A mother of three, Mai Tafadzwa is afraid that despite assurances from government and the RBZ, the bond notes may not have the same value as the US dollar.
“I lost all my money in 2008 and I cannot afford to do that this time, so I have to get the last of my money before the bond notes come and we will see about the rest when the bond notes come,” she said, before joining a conversation with other women in the queue.
Typical of any gatherings, bank queues have become melting pots for political and social discourse.
This paper established during the small survey carried that unlike the fear that characterises many public forums in the country, there is an atmosphere of free speech and Zimbabweans appear to express themselves without fear of any consequences in the overnight queues.
This reporter listened to groups of people huddled together discussing — in unrestrained tones — the disappearance of human rights activist Itai Dzamara, the arrest of Higher and Tertiary Education minister Jonathan Moyo, President Robert Mugabe’s advanced age and his wife’s alleged interference in the running of the State.
They also spoke freely about corruption, election rigging and other hot topics in Zimbabwe.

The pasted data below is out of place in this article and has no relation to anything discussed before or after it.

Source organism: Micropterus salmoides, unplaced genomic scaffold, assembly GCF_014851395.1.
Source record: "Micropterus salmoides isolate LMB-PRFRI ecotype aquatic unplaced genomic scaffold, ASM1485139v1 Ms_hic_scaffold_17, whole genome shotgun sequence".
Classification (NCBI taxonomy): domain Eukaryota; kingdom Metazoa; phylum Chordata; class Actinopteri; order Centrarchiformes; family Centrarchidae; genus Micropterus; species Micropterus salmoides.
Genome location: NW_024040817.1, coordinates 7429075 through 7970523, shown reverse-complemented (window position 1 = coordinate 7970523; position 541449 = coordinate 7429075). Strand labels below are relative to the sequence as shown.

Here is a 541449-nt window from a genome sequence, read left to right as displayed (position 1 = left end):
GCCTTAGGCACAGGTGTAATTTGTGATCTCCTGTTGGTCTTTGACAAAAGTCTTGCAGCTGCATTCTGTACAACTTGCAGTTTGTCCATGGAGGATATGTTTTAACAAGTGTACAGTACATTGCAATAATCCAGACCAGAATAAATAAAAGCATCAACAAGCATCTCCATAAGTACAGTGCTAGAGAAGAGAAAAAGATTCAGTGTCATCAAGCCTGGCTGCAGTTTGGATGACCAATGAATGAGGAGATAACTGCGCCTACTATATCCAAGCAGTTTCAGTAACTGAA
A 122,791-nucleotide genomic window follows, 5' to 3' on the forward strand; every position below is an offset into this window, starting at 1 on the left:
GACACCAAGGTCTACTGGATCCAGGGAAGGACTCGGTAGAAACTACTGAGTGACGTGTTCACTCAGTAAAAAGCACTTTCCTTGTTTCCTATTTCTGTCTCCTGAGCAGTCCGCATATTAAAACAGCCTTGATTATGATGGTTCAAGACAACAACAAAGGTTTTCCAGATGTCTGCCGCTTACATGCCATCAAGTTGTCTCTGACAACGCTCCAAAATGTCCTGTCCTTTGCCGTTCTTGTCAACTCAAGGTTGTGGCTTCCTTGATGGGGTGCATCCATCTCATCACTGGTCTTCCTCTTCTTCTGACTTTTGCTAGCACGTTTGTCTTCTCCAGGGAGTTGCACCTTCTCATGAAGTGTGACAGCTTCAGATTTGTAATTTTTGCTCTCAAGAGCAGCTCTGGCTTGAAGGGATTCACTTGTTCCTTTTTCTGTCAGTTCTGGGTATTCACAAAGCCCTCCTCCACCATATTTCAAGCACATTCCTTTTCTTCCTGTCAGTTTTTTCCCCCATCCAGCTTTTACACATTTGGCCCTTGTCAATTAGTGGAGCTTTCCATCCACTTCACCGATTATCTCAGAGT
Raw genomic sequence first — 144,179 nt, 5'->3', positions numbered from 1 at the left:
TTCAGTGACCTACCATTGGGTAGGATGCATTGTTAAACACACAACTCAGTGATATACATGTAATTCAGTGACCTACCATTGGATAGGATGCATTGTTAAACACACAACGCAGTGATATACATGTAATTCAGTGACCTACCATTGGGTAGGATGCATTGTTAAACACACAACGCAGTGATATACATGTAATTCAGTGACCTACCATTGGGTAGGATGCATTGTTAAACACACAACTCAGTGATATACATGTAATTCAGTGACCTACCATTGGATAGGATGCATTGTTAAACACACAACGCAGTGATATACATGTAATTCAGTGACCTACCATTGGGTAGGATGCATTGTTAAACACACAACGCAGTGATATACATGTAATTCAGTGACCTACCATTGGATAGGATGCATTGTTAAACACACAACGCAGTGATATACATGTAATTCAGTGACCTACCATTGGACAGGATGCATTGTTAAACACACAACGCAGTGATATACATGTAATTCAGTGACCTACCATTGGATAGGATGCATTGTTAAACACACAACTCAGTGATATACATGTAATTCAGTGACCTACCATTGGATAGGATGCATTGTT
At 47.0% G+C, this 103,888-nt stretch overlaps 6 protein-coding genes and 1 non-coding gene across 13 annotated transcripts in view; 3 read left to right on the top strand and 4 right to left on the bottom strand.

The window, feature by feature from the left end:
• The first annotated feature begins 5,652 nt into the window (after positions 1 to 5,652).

But it is not just serious political and social issues that are discussed in the queues, humour and jokes also make part of the conversations.
As the night wears on, one by one, people would settle to their place, wrap themselves in blankets and doze off to wait for yet another day.
It is at this time, according to some in the queue at CABS Park Lane branch, that thieves are likely to take advantage.
“So some of us stay awake to make sure that we look out for thieves and street children who may want to steal, and we take turns to do that,” said one of the men who remained awake as others slept.
In addition to the risk of being robbed, depositors also face, among other challenges, the unavailability of ablution facilities, with women bearing the biggest burden as they have to relieve themselves in public spaces in full view of others.
“We just go around the corner, but it is always embarrassing because the city always has people walking around all the time, but there is nothing we can do, you cannot hold it until the morning,” said one middle-aged woman.
In the struggle to access their money, some are making a killing as they stand in the queue and sell their positions for $1 to those who come in the morning.
One young man, a self-confessed street person, said he can get up to $5 per day if he manages to hold five positions throughout the night.
Night vendors also pass by the banks, selling food stuffs that range from soft drinks to buns and snacks.
For all this struggle, the quest is simply to get the money that one would have worked so hard for.
Zimbabwe has experienced a number of cash shortages since the turn of the millennium resulting in the closure of many banks.
The worst cash crisis was between 2008 and 2009 leading to the death of the local currency.
Analysts say Zimbabwe cannot sustain its own currency owing to the collapse of the local economy and the introduction of the bond notes would be a temporary measure. standard